Mechanobiology predicts raft formations triggered by ligand-receptor activity across the cell membrane

Angelo R. Carotenuto, Laura Lunghi, Valentina Piccolo, Mahnoush Babaei, Kaushik Dayal, Nicola Pugno, Massimiliano Zingales, Luca Deseri, Massimiliano Fraldi

Research output: Contribution to journalArticlepeer-review

10 Scopus citations


Clustering of ligand-binding receptors of different types on thickened isles of the cell membrane, namely lipid rafts, is an experimentally observed phenomenon. Although its influence on cell's response is deeply investigated, the role of the coupling between mechanical processes and multiphysics involving the active receptors and the surrounding lipid membrane during ligand-binding has not yet been understood. Specifically, the focus of this work is on G-protein-coupled receptors (GPCRs), the widest group of transmembrane proteins in animals, which regulate specific cell processes through chemical signalling pathways involving a synergistic balance between the cyclic Adenosine Monophosphate (cAMP) produced by active GPCRs in the intracellular environment and its efflux, mediated by the Multidrug Resistance Proteins (MRPs) transporters. This paper develops a multiphysics approach based on the interplay among energetics, multiscale geometrical changes and mass balance of species, i.e. active GPCRs and MRPs, including diffusion and kinetics of binding and unbinding. Because the obtained energy depends upon both the kinematics and the changes of species densities, balance of mass and of linear momentum are coupled and govern the space-time evolution of the cell membrane. The mechanobiology involving remodelling and change of lipid ordering of the cell membrane allows to predict dynamics of transporters and active receptors –in full agreement with experimentally observed cAMP levels– and how the latter trigger rafts formation and cluster on such sites. Within the current scientific debate on Severe Acute Respiratory Syndrome CoronaVirus 2 (SARS-CoV-2) and on the basis of the ascertained fact that lipid rafts often serve as an entry port for viruses, it is felt that approaches accounting for strong coupling among mechanobiological aspects could even turn helpful in better understanding membrane-mediated phenomena such as COVID-19 virus-cell interaction.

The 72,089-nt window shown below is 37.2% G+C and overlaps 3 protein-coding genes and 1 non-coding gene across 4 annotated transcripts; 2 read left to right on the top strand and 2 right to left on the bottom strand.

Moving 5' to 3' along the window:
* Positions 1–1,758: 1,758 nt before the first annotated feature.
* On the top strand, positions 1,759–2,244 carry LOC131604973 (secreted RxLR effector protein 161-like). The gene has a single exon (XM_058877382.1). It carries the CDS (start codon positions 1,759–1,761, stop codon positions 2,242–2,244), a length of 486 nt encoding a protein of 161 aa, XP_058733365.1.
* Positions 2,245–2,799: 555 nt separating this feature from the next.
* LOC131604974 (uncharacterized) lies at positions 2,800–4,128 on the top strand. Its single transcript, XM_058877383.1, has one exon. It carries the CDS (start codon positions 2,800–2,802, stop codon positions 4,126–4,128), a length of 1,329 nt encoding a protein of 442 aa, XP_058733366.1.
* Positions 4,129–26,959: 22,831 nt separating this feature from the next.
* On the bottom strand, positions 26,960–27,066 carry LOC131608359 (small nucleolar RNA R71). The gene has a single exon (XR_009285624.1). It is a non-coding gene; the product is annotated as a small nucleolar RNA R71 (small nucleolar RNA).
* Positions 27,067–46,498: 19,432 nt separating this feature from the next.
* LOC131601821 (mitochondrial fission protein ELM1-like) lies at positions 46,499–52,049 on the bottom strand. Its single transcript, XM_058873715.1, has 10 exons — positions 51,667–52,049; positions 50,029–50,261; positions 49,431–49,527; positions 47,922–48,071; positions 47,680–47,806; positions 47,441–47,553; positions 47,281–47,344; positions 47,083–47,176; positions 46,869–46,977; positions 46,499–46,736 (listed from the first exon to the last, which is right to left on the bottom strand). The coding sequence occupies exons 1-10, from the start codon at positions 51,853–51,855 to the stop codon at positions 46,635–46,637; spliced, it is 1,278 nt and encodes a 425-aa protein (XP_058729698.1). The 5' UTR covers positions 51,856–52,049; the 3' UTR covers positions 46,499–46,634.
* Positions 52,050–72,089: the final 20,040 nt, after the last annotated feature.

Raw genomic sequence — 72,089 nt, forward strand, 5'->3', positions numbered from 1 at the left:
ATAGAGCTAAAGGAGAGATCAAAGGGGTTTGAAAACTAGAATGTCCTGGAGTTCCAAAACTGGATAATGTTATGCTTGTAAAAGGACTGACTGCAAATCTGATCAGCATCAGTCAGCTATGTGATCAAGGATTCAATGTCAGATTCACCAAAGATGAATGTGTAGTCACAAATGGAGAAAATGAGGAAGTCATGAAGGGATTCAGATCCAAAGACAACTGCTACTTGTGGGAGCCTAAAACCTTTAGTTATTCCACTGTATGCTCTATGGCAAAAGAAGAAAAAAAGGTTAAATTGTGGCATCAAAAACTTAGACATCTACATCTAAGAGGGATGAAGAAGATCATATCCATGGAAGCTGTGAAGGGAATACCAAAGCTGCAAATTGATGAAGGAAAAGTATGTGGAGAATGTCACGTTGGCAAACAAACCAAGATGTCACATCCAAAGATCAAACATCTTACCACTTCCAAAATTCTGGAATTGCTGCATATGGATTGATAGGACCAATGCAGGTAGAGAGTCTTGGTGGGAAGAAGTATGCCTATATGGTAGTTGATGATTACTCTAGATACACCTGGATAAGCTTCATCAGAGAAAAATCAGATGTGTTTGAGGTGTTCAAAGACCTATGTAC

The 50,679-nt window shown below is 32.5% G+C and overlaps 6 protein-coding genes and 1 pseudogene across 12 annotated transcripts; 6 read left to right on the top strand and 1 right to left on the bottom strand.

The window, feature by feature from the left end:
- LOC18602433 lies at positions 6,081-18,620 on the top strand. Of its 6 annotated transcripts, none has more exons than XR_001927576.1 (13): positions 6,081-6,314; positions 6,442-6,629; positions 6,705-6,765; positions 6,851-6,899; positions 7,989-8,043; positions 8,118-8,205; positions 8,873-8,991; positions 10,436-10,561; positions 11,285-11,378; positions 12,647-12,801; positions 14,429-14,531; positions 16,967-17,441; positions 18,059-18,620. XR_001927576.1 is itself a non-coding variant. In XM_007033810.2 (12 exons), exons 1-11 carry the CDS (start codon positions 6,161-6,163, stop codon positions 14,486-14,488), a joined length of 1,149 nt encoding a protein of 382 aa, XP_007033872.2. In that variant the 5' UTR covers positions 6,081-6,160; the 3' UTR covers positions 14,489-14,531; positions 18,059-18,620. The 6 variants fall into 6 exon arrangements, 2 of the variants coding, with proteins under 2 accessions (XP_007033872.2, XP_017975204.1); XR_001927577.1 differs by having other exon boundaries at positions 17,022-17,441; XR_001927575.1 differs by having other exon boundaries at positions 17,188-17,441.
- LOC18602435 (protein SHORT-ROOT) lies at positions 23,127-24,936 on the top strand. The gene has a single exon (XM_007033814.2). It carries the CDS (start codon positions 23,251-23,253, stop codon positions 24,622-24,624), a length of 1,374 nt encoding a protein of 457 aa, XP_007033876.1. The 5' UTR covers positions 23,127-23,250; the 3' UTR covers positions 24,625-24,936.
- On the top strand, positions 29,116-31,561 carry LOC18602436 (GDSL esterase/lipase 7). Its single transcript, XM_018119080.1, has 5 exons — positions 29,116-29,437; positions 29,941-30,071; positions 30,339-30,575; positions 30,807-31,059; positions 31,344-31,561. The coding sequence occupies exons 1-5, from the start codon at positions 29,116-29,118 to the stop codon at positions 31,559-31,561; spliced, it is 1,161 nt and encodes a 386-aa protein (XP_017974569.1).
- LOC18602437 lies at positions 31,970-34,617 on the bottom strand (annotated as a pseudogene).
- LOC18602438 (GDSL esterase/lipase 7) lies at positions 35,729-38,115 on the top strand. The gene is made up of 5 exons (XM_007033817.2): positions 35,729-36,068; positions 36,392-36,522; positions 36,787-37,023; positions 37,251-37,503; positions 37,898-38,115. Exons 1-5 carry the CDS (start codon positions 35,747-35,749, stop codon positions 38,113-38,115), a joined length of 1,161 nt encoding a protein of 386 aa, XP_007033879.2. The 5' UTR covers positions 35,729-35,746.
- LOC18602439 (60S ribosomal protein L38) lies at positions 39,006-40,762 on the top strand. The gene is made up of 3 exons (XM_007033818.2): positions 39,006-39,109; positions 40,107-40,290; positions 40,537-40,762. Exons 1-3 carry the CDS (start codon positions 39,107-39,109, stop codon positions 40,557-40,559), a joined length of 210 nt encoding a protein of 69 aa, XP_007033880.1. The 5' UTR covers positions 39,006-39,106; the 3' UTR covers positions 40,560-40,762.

Original languageEnglish (US)
Article number103974
Pages (from-to)103974
JournalJournal of the Mechanics and Physics of Solids
StatePublished - Aug 2020


  • Cell membrane
  • G-protein coupled receptors
  • GPCR
  • Ligand-receptor
  • Lipid rafts
  • Mechanobiology
  • SARS-CoV-2
  • Structured deformations

ASJC Scopus subject areas

  • Condensed Matter Physics
  • Mechanics of Materials
  • Mechanical Engineering


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